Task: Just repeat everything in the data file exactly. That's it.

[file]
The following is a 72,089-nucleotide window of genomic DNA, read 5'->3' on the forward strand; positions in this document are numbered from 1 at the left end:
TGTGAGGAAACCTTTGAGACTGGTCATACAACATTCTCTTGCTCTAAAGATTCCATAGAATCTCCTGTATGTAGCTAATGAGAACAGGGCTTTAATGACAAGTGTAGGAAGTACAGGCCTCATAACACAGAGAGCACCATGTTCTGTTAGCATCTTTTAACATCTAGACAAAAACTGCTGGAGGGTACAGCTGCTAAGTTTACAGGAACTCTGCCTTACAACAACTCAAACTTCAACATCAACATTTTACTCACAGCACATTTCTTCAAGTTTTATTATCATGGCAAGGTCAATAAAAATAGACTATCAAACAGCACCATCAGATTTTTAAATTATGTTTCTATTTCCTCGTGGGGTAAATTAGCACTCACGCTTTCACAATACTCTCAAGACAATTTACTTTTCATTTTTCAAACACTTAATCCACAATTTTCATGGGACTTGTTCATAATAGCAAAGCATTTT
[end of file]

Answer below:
The following is a 72,089-nucleotide window of genomic DNA, read 5'->3' on the forward strand; positions in this document are numbered from 1 at the left end:
TGTGAGGAAACCTTTGAGACTGGTCATACAACATTCTCTTGCTCTAAAGATTCCATAGAATCTCCTGTATGTAGCTAATGAGAACAGGGCTTTAATGACAAGTGTAGGAAGTACAGGCCTCATAACACAGAGAGCACCATGTTCTGTTAGCATCTTTTAACATCTAGACAAAAACTGCTGGAGGGTACAGCTGCTAAGTTTACAGGAACTCTGCCTTACAACAACTCAAACTTCAACATCAACATTTTACTCACAGCACATTTCTTCAAGTTTTATTATCATGGCAAGGTCAATAAAAATAGACTATCAAACAGCACCATCAGATTTTTAAATTATGTTTCTATTTCCTCGTGGGGTAAATTAGCACTCACGCTTTCACAATACTCTCAAGACAATTTACTTTTCATTTTTCAAACACTTAATCCACAATTTTCATGGGACTTGTTCATAATAGCAAAGCATTTT